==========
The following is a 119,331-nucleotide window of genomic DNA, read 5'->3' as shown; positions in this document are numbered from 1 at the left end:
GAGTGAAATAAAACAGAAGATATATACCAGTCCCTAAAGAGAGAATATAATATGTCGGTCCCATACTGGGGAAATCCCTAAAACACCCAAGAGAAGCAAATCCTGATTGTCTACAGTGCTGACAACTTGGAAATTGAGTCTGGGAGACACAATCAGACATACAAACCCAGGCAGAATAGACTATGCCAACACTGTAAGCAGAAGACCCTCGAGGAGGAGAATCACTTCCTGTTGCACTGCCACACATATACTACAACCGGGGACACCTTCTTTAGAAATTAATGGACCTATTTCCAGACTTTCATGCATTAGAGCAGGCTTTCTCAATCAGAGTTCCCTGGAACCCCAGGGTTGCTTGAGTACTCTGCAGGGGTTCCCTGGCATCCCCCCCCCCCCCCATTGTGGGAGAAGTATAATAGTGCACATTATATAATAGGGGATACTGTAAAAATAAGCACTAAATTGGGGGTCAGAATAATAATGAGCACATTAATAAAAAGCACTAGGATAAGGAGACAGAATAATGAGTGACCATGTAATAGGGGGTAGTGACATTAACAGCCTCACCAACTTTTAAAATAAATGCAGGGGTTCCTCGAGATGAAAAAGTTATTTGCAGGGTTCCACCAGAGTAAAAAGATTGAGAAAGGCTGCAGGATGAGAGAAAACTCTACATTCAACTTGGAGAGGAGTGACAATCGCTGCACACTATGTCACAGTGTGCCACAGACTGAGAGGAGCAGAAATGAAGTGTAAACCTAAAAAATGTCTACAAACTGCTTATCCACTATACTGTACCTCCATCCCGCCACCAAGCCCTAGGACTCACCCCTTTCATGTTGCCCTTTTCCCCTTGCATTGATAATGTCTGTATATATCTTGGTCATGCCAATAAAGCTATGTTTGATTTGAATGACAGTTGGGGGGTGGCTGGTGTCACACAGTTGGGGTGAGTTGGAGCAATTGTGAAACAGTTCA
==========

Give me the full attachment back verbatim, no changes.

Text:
The following is a 119,331-nucleotide window of genomic DNA, read 5'->3' as shown; positions in this document are numbered from 1 at the left end:
GAGTGAAATAAAACAGAAGATATATACCAGTCCCTAAAGAGAGAATATAATATGTCGGTCCCATACTGGGGAAATCCCTAAAACACCCAAGAGAAGCAAATCCTGATTGTCTACAGTGCTGACAACTTGGAAATTGAGTCTGGGAGACACAATCAGACATACAAACCCAGGCAGAATAGACTATGCCAACACTGTAAGCAGAAGACCCTCGAGGAGGAGAATCACTTCCTGTTGCACTGCCACACATATACTACAACCGGGGACACCTTCTTTAGAAATTAATGGACCTATTTCCAGACTTTCATGCATTAGAGCAGGCTTTCTCAATCAGAGTTCCCTGGAACCCCAGGGTTGCTTGAGTACTCTGCAGGGGTTCCCTGGCATCCCCCCCCCCCCCCATTGTGGGAGAAGTATAATAGTGCACATTATATAATAGGGGATACTGTAAAAATAAGCACTAAATTGGGGGTCAGAATAATAATGAGCACATTAATAAAAAGCACTAGGATAAGGAGACAGAATAATGAGTGACCATGTAATAGGGGGTAGTGACATTAACAGCCTCACCAACTTTTAAAATAAATGCAGGGGTTCCTCGAGATGAAAAAGTTATTTGCAGGGTTCCACCAGAGTAAAAAGATTGAGAAAGGCTGCAGGATGAGAGAAAACTCTACATTCAACTTGGAGAGGAGTGACAATCGCTGCACACTATGTCACAGTGTGCCACAGACTGAGAGGAGCAGAAATGAAGTGTAAACCTAAAAAATGTCTACAAACTGCTTATCCACTATACTGTACCTCCATCCCGCCACCAAGCCCTAGGACTCACCCCTTTCATGTTGCCCTTTTCCCCTTGCATTGATAATGTCTGTATATATCTTGGTCATGCCAATAAAGCTATGTTTGATTTGAATGACAGTTGGGGGGTGGCTGGTGTCACACAGTTGGGGTGAGTTGGAGCAATTGTGAAACAGTTCA